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Archaeologists Discover a Lamassu Statue at Dur-Sharrukin in Iraq
Reported by the Biblical Archaeology Society:
A joint Iraqi-French excavation at the ancient site of Dur-Sharrukin (modern Khorsabad in northern Iraq) has uncovered an imposing Lamassu statue. The massive statue dates to the reign of Sargon II (r. 722–705 BCE), who built the city of Dur-Sharrukin (Akkadian for “the fortress of Sargon”) and made it the capital of the growing Neo-Assyrian Empire.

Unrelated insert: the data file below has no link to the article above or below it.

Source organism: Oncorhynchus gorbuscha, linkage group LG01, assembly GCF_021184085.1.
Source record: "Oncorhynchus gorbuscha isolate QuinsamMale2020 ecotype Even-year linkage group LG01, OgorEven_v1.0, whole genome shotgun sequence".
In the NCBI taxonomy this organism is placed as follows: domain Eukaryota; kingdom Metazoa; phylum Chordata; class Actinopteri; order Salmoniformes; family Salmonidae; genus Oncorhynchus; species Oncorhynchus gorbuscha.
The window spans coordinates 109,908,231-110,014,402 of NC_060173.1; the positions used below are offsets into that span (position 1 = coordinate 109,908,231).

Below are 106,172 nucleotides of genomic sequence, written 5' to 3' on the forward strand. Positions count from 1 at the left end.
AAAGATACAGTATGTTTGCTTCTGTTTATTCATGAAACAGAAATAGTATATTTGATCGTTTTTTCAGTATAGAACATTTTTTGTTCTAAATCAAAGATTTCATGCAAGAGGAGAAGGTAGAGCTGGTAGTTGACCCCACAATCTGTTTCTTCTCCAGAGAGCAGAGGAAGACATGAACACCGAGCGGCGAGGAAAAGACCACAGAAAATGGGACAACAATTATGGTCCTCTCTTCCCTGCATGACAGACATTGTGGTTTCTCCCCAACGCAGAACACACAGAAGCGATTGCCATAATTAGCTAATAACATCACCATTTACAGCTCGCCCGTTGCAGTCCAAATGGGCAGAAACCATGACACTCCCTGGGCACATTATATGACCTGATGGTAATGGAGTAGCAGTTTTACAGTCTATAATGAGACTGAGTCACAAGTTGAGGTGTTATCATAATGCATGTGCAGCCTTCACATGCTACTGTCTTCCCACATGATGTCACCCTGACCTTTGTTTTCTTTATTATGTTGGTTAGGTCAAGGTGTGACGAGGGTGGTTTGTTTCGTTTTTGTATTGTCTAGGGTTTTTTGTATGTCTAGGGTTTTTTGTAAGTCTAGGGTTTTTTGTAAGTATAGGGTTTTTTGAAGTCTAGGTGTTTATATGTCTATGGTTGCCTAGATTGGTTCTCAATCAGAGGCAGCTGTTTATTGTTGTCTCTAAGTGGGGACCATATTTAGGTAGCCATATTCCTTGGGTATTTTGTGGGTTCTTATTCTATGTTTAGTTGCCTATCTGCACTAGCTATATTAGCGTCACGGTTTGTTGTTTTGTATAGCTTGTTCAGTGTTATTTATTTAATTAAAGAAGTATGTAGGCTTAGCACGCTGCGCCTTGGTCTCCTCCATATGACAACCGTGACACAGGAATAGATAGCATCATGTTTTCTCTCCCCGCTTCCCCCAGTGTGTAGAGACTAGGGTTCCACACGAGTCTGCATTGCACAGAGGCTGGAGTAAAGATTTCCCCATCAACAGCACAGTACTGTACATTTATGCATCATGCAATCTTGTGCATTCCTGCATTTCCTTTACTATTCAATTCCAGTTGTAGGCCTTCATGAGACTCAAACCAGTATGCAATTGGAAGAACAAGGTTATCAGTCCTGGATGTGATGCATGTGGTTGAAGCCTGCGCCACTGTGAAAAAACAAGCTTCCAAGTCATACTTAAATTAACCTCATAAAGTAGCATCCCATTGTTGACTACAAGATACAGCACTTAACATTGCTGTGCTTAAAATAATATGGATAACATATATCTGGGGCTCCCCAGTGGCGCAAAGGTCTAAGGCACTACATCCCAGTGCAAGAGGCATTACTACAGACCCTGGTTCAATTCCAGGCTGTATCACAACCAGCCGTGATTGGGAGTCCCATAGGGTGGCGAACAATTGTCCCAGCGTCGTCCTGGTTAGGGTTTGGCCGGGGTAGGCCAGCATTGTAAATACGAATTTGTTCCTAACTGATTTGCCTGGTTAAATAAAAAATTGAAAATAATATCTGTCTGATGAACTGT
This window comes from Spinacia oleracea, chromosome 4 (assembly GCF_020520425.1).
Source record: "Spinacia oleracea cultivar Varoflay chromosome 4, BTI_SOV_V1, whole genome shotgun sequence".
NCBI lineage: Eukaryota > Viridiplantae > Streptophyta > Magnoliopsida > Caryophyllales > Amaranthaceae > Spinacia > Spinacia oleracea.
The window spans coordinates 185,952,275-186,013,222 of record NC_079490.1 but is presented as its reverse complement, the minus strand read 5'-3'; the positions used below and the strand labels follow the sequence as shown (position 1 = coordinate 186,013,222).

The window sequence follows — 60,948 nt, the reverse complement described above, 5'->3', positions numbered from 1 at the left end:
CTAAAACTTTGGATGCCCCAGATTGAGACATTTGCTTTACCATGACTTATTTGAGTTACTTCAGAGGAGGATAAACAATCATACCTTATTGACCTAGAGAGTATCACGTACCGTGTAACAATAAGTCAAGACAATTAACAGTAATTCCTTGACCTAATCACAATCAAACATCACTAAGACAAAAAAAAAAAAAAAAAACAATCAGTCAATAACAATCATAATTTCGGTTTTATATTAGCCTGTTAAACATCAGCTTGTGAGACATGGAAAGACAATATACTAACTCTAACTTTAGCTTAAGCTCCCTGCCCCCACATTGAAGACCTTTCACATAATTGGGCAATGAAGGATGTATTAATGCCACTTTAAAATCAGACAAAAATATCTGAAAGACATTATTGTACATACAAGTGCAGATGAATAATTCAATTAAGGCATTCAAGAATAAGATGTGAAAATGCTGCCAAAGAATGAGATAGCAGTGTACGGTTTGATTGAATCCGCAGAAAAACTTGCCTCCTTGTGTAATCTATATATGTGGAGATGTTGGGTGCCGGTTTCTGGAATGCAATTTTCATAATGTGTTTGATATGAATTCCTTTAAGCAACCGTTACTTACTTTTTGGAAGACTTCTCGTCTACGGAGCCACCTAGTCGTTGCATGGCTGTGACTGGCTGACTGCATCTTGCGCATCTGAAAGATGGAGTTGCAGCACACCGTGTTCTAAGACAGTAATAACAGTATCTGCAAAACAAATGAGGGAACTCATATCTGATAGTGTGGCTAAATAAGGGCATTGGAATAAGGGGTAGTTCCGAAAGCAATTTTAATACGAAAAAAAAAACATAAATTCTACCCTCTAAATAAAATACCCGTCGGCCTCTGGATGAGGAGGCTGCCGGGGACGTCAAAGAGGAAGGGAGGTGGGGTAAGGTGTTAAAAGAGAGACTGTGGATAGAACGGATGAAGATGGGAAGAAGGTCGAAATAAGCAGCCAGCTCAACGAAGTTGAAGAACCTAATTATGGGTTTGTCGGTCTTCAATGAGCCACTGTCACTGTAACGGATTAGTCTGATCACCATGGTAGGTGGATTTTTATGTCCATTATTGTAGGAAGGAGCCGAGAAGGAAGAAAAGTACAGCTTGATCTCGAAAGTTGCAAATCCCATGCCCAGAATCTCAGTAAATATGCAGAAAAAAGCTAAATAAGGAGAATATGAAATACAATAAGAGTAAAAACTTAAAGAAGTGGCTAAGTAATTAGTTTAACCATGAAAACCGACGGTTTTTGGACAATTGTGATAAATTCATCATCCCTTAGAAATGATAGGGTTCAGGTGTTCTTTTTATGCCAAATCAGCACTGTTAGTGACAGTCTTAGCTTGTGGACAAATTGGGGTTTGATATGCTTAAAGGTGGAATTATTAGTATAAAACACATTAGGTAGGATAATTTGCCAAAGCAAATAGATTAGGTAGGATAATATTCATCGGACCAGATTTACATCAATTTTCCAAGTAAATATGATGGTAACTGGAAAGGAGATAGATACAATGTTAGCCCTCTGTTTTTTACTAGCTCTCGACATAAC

One of several Lamassus recovered from the ancient capital, this statue is remarkable for its incredible preservation, save for its missing head, which was looted from the site in 1995, but is today housed in the Iraqi National Museum in Baghdad. According to France 24, the Lamassu, which is made out of alabaster, stands 12.5 feet tall, is nearly 13 feet long, and weighs approximately 20 tons. In antiquity, it was placed at the entrance to one of Dur-Sharrukin’s city gates, where it served as a protective spirit.
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